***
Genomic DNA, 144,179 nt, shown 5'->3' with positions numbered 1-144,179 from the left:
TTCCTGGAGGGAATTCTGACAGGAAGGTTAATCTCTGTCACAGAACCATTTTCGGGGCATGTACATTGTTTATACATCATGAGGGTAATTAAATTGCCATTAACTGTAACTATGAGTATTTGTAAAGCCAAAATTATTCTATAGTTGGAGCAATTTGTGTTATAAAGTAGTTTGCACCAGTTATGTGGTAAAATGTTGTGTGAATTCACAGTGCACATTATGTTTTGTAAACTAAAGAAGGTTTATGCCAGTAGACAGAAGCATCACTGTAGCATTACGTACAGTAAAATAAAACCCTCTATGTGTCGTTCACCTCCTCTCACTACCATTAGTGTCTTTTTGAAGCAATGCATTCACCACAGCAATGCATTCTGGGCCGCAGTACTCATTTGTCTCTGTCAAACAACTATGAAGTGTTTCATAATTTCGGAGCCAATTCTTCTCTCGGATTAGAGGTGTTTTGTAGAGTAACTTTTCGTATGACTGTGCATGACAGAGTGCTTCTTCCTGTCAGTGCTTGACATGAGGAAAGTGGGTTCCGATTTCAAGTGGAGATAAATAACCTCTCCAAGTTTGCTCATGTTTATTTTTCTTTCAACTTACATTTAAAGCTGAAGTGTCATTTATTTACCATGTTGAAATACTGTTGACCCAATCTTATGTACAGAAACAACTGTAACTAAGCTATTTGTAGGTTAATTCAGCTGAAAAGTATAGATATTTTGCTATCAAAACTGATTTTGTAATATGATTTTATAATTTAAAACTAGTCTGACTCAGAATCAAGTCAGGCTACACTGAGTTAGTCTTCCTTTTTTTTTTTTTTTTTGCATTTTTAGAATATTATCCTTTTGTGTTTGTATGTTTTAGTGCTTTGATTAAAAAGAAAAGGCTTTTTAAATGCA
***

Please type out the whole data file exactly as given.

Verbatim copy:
Genomic DNA, 144,179 nt, shown 5'->3' with positions numbered 1-144,179 from the left:
TTCCTGGAGGGAATTCTGACAGGAAGGTTAATCTCTGTCACAGAACCATTTTCGGGGCATGTACATTGTTTATACATCATGAGGGTAATTAAATTGCCATTAACTGTAACTATGAGTATTTGTAAAGCCAAAATTATTCTATAGTTGGAGCAATTTGTGTTATAAAGTAGTTTGCACCAGTTATGTGGTAAAATGTTGTGTGAATTCACAGTGCACATTATGTTTTGTAAACTAAAGAAGGTTTATGCCAGTAGACAGAAGCATCACTGTAGCATTACGTACAGTAAAATAAAACCCTCTATGTGTCGTTCACCTCCTCTCACTACCATTAGTGTCTTTTTGAAGCAATGCATTCACCACAGCAATGCATTCTGGGCCGCAGTACTCATTTGTCTCTGTCAAACAACTATGAAGTGTTTCATAATTTCGGAGCCAATTCTTCTCTCGGATTAGAGGTGTTTTGTAGAGTAACTTTTCGTATGACTGTGCATGACAGAGTGCTTCTTCCTGTCAGTGCTTGACATGAGGAAAGTGGGTTCCGATTTCAAGTGGAGATAAATAACCTCTCCAAGTTTGCTCATGTTTATTTTTCTTTCAACTTACATTTAAAGCTGAAGTGTCATTTATTTACCATGTTGAAATACTGTTGACCCAATCTTATGTACAGAAACAACTGTAACTAAGCTATTTGTAGGTTAATTCAGCTGAAAAGTATAGATATTTTGCTATCAAAACTGATTTTGTAATATGATTTTATAATTTAAAACTAGTCTGACTCAGAATCAAGTCAGGCTACACTGAGTTAGTCTTCCTTTTTTTTTTTTTTTTTGCATTTTTAGAATATTATCCTTTTGTGTTTGTATGTTTTAGTGCTTTGATTAAAAAGAAAAGGCTTTTTAAATGCA